‘The goal of the Supplier Management process is to manage suppliers and the services they supply, to provide seamless quality of IT service to the business, ensuring value for money is obtained.’
The Supplier Management process ensures that suppliers and the services they provide are managed to support IT service targets and business expectations. The aim of this section is to raise awareness of the business context of working with partners and suppliers, and how this work can best be directed toward realising business benefit for the organization.
It is essential that Supplier Management processes and planning are involved in all stages of the Service Lifecycle, from strategy and design, through transition and operation, to improvement. The complex business demands require the complete breadth of skills and capability to support provision of a comprehensive set of IT services to a business, therefore the use of value networks and the suppliers and the services they provide are an integral part of any end-to-end solution. Suppliers and the management of suppliers and partners are essential to the provision of quality IT services.
The purpose of the Supplier Management process is to obtain value for money from suppliers and to ensure that suppliers perform to the targets contained within their contracts and agreements, while conforming to all of the terms and conditions.
The main objectives of the Supplier Management process are to:
The Supplier Management process should include the management of all suppliers and contracts needed to support the provision of IT services to the business. Each service provider should have formal processes for the management of all suppliers and contracts. However, the processes should adapt to cater for the importance of the supplier and/or the contract and the potential business impact on the provision of services. Many suppliers provide support services and products that independently have a relatively minor, and fairly indirect, role in value generation, but collectively make a direct and important contribution to value generation and the implementation of the overall business strategy. The greater the contribution the supplier makes to business value, the more effort the service provider should put into the management of the supplier and the more that supplier should be involved in the development and realization of the business strategy. The smaller the supplier’s value contribution, the more likely it is that the relationship will be managed mainly at an operational level, with limited interaction with the business. It may be appropriate in some organizations, particularly large ones, to manage internal teams and suppliers, where different business units may provide support of key elements.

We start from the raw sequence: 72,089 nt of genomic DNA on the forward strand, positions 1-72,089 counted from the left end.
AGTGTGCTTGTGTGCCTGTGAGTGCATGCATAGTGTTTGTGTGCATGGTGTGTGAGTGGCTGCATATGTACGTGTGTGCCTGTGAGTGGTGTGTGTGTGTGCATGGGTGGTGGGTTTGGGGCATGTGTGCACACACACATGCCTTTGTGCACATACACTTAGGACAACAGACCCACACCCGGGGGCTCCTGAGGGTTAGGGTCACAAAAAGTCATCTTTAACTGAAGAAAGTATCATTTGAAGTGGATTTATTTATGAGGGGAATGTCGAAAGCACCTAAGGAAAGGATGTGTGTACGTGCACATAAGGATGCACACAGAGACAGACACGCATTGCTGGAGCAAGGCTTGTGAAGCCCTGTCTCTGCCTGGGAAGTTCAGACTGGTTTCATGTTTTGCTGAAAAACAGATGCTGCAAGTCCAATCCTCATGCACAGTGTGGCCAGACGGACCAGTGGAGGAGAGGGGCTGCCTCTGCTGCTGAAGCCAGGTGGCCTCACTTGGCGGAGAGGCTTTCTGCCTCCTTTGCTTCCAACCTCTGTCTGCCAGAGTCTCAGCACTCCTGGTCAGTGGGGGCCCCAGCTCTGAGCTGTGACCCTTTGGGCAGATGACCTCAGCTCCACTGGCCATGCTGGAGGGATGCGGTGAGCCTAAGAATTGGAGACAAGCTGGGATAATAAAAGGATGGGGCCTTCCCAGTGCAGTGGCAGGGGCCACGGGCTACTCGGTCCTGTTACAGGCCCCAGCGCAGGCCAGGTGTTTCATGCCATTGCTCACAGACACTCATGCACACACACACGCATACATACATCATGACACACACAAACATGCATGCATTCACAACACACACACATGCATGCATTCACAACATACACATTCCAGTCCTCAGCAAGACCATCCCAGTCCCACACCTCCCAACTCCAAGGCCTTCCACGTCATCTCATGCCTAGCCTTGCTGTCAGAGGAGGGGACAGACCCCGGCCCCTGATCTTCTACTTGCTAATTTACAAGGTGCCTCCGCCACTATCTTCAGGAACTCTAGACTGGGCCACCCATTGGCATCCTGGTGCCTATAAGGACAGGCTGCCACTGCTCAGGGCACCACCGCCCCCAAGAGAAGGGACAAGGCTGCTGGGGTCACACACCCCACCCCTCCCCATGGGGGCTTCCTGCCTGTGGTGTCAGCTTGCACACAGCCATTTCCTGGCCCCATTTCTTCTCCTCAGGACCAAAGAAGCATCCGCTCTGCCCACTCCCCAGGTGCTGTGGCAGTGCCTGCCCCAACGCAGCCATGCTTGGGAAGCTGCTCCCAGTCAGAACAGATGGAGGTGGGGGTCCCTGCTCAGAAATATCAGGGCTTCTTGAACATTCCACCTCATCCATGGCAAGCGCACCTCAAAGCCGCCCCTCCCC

The Supplier Management process should include:
IT Supplier Management often has to comply with organizational or corporate standards, guidelines and requirements, particularly those of corporate legal, finance and purchasing, as illustrated in Figure 4.29.
Figure 4.29 Supplier Management – roles and interfaces
In order to ensure that suppliers provide value for money and meet their service targets, the relationship between each supplier should be owned by an individual within the service provider organization. However, a single individual may own the relationship for one or many suppliers, as illustrated in Figure 4.29. To ensure that relationships are developed in a consistent manner and that suppliers’ performance is appropriately reviewed and managed, roles need to be established for a Supplier Management process owner and a Contracts Manager. In smaller organizations, these separate roles may be combined into a single responsibility.